Neil Young’s concert video stars the singer and the void. Alone against a black background, with barely a glimmse of the audience or the stage, Young appears to be coming to us live from outer space. And no better arena could exist for him to perform the material from Freedom, which ranks as his first great record in a decade.
Songs such as ”Crime in the City” — Young’s most far-reaching narrative since the songs from On the Beach — become even more powerful when stripped of all sound except his brittle voice and a low-strummed guitar.
The most radically redefined number of the seven included is ”This Note’s for You,” a put-down of pop stars who shill for advertisers. In this laconic version, the song is transformed from a smug joke into a dejected moan, the voice of a holdout who feels overwhelmed by what he’s up against.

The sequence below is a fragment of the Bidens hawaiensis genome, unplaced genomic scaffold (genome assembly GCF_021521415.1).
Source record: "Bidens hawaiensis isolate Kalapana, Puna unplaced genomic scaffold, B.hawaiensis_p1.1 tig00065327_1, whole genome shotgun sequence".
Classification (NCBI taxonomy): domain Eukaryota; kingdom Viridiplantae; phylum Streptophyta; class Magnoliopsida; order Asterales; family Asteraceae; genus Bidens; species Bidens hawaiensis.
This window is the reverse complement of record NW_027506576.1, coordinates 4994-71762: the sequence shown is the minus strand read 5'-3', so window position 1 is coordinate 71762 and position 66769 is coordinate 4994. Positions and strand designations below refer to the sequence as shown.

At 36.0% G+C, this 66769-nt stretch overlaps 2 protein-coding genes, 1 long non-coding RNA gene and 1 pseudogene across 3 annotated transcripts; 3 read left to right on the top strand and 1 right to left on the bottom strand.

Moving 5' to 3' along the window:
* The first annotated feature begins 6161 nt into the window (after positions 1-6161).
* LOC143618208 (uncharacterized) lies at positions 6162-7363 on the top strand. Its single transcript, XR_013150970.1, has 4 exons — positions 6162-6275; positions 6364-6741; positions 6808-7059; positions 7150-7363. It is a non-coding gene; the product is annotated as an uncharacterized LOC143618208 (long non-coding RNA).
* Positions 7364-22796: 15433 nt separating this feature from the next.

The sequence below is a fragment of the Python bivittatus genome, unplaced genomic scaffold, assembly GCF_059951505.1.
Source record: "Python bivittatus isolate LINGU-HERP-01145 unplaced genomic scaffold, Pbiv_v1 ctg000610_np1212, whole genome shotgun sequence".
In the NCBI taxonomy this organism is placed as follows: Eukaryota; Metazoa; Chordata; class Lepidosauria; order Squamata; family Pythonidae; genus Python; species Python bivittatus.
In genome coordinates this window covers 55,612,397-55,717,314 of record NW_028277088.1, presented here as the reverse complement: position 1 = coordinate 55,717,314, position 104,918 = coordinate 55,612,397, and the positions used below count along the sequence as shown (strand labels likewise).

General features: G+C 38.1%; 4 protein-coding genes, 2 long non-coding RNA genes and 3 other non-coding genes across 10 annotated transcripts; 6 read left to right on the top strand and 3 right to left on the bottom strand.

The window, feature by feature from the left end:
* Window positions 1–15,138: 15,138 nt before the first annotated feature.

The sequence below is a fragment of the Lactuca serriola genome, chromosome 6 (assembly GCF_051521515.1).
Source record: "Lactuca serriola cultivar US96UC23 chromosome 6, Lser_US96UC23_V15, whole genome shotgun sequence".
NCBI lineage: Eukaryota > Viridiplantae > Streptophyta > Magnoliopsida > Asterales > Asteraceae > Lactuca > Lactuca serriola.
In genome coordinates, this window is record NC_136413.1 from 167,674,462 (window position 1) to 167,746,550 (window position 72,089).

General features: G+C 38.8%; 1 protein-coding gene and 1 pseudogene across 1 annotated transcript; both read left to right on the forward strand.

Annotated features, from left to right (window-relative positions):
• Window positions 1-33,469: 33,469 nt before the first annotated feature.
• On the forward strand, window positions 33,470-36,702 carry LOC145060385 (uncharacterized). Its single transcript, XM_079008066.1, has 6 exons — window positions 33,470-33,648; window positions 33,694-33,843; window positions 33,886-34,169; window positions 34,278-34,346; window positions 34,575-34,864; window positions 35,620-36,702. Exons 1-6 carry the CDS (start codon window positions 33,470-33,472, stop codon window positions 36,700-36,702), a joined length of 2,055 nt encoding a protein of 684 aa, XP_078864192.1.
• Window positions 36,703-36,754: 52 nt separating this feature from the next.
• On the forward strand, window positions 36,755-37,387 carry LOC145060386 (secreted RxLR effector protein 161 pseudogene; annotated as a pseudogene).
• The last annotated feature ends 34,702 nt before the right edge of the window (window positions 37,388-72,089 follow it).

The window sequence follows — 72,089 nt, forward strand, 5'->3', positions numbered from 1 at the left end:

Just as isolated is Young’s viewpoint on the closing numbers. He dedicates ”Ohio” to the students killed in China. The point is bolstered in ”Rockin’ in the Free World,” which casts what most people call freedom as mere blithe ignorance. Howling out these tunes, the rickety Young offers just the voice in the wilderness we need.